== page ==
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XMLMill User Guide

Version: 3.00 Date: January 2nd, 2008
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XMLMill Logging

In order to use XMLMill in any environment, XMLMill uses Apache's commons-logging-1.1 package. This is an ultra-thin bridge between different logging implementations. This facilitates using XMLMill with any logging implementation at runtime.

This bridge is based on using a wrapper class around the logging implementation your environment uses so logmessages can be passed from XMLMill to the underlying logging implementation.

This wrapper class must implement the org.apache.commons.logging.Log interface.

XMLMill supports the loglevels as defined by Apache's commons-logging-1.1 package.

LogLevels

All messages have a loglevel, corresponding to 6 levels as defined in the org.apache.commons.logging.Log class:

  1. TRACE
  2. DEBUG
  3. INFO
  4. WARN
  5. ERROR
  6. FATAL

Following messages correspond to following loglevels:

DEBUG or TRACE

  • Comments between <comment>... </comment> elements.
  • StackTraces generated by javax.xml.transform.TransformerException or org.xml.sax.SAXException exceptions.

WARN

  • com.xmlmill.XMLMillWarning messages.
  • javax.xml.transform.TransformerException (warning) messages.
  • org.xml.sax.SAXException (warning) messages.

ERROR

  • com.xmlmill.XMLMillError messages.
  • javax.xml.transform.TransformerException (error) messages.
  • org.xml.sax.SAXException (error) messages.

FATALERROR

  • com.xmlmill.XMLMillFatalError messages.
  • javax.xml.transform.TransformerException (fatalerror) messages.
  • org.xml.sax.SAXException (fatalerror) messages.

INFO

  • All other messages.
  • The levels are hierarchical defined. Following rule applies: TRACE< DEBUG < INFO < WARN < ERROR < FATAL. Only output messages that are of a level greater than or equal to the level set will be logged. If the level is set at INFO, alle messages will be logged accept the messages with level DEBUG.

Default Logging behavior

If no logfile or logger instance is defined, the default logging will apply:

  • All logmessages are send to the standard error stream (System.err).
  • All logmessages with a level of at least INFO will logged.
  • A default layout will be used.

A .log file could look like this:

images/log.gif
Select to enlarge

The default logging will contain following information:

  1. The log level.
  2. The thread-name.
  3. The log message.

Logging implementations (examples)

The following examples shows how to use XMLMill with different logging implementations.

Following must be done:

1

Define the classes of the underlying logging implementation.

2

Define the Apache's commons logging class acting as a wrapper class against the underlying log implementation (not applicable if you use the com.xmlmill.log.FileLogger implementation).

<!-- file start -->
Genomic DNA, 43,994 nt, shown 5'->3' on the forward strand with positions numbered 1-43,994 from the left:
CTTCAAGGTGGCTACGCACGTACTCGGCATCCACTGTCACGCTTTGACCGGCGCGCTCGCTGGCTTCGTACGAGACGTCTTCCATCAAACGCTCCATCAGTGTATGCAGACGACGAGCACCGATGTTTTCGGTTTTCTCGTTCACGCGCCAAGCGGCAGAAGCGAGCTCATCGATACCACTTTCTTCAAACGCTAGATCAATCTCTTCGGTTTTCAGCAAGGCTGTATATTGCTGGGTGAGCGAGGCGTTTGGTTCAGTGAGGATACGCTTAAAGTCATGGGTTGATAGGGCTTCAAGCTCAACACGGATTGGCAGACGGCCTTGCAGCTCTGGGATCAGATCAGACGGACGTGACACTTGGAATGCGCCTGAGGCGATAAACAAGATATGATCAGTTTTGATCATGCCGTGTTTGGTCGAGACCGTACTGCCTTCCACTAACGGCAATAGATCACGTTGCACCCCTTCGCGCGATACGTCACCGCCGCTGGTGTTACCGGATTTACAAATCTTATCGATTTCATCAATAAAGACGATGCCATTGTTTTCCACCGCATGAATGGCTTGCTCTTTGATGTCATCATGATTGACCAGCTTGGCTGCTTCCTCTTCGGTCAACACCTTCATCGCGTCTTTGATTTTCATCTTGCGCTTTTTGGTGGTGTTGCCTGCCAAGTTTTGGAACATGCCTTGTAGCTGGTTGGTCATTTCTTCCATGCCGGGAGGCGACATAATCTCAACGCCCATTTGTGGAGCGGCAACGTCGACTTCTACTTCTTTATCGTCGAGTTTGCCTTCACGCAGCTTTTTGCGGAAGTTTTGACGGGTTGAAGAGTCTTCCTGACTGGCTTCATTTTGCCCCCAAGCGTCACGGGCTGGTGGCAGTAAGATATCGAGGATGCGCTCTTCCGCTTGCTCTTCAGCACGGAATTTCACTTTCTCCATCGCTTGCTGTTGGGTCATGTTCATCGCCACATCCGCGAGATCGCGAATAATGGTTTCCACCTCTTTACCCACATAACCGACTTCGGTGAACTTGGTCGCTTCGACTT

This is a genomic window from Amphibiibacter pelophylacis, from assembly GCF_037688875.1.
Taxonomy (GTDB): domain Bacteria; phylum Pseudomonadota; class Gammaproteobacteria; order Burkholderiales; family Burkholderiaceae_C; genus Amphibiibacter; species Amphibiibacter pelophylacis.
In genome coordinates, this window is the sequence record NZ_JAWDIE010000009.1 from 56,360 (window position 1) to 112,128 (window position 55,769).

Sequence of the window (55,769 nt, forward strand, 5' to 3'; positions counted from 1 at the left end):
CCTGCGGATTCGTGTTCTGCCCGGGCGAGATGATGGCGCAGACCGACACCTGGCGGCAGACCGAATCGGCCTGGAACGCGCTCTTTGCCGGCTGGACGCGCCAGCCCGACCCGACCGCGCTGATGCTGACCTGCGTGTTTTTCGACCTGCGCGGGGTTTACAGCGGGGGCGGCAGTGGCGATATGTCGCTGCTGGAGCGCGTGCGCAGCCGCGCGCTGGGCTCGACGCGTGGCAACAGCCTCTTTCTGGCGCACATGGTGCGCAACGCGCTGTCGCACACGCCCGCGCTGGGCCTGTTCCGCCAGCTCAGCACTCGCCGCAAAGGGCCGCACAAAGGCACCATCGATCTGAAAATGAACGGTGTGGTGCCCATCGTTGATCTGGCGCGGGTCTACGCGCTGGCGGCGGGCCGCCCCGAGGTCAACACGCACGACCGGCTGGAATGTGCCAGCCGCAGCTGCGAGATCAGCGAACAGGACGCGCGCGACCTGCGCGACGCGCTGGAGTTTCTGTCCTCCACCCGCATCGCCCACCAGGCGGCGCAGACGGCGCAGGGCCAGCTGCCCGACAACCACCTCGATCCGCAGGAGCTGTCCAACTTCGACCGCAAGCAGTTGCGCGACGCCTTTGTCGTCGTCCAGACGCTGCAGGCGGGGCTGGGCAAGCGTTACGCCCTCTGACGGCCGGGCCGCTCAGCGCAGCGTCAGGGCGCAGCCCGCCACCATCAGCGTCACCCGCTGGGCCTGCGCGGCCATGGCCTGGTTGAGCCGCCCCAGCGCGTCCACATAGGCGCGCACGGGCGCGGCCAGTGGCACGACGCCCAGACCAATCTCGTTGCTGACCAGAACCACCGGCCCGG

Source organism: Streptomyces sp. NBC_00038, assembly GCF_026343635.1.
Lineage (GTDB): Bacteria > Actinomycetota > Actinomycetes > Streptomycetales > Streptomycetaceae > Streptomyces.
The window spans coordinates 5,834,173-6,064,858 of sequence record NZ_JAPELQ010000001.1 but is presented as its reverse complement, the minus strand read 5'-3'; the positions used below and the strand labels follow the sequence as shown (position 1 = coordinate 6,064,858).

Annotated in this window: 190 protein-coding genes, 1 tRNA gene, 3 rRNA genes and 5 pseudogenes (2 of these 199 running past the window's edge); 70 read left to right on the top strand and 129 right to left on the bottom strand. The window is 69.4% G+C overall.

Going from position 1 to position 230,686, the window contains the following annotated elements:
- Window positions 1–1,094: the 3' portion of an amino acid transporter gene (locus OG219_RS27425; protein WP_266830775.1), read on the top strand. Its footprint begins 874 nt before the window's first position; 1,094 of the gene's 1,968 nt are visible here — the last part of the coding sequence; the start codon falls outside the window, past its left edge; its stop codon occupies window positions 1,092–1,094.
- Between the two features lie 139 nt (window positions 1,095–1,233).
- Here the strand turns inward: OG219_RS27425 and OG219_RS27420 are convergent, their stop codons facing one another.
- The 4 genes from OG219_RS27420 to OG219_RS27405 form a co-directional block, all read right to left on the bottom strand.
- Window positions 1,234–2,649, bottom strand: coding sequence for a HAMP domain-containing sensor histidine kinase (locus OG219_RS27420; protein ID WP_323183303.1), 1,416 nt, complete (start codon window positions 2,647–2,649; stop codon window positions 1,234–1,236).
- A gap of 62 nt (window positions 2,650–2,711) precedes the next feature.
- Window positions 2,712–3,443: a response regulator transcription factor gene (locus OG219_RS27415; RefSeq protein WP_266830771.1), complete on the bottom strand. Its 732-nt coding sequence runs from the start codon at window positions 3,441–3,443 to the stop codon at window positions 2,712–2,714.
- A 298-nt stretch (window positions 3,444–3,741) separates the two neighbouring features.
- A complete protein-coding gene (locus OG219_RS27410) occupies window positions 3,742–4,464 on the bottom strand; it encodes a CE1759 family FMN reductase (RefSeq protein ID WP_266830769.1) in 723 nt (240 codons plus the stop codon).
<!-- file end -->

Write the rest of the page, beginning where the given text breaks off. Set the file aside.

3

Instantiate the wrapper class.

4

Define the log level.

5

Pass the wrapper to the Configurator, so XMLMill can use it.

Example: Using the com.xmlmill.log.FileLogger

The following example shows how to use the build-in com.xmlmill.log.FileLogger class.

[001] 
[002] package com.xmlmilltest;
[003] 
[004] import com.xmlmill.*;
[005] import com.xmlmill.config.Configurator;
[006] 
[007] // The FileLogger class needed 
[008] import com.xmlmill.log.FileLogger;
[009] 
[010] // The Apache commons logging class needed 
[011] // import org.apache.commons.logging.impl.Log4JLogger;
[012] 
[013] import java.io.*;
[014] 
[015] public class TestAppl extends Object {
[016] 
[017] public static void main(String[] args) {
[018]   JAXPTransformer transform;
[019]   FileLogger logger = null;
[020]   
[021]   try {
[022]     ////////////////////////////////////////////////////
[023]     // DEFINE FIRST THE LOGGER INSTANCE TO USE        //
[024]     // HERE DEFAULT com.xmlmill.log.FileLogger        //
[025]     // (you can use any class which implements the    //
[026]     // org.apache.commons.logging.Log interface)      //
[027]     ////////////////////////////////////////////////////
[028] 
[029]     // Use the default FileLogger class 
[030]     logger = new FileLogger("xmlmill");
[031] 
[032]     // Set logfile
[033]     logger.setFileName("file:/C:/xmlmill3.00/testtransform.txt", false);
[034] 
[035]     // Set the loglevel 
[036]     logger.setLevel("DEBUG");
[037] 
[038]     // Pass the logger to the XMLMill Configurator, so XMLMill can use 
          it.
[040]     Configurator.setLogger(logger); 
[041] 
[042]     //////////////////////////////////////////////
[043]     // INITIALIZE THE CONFIGURATOR              //
[044]     //////////////////////////////////////////////    
[045] 
[046]     // Set Configurator 
[047]     Configurator.configure();
[048] 
[049]     //////////////////////////////////////////////
[050]     // CONTINUE                                 //
[051]     //////////////////////////////////////////////
[052] 
[053]     
[054]     // Remaining code
[055]     ...
[056]     
[057]   } catch (Throwable e) {
[058]     System.out.println(e.toString());
[059]   } finally {
[060]     // Close the logger instance
[061]     logger.finalize();
[062]     
[063]     // Null out instances
[064]     transform = null;
[065]     logger    = null;
[066]     System.out.println("-- Done --");    
[067]   }
[068] }
[069] }
[070]  
[071]     

  • In case you want to use your own logging implementation, you need to write your own wrapper class implementing the org.apache.commons.logging.Log class.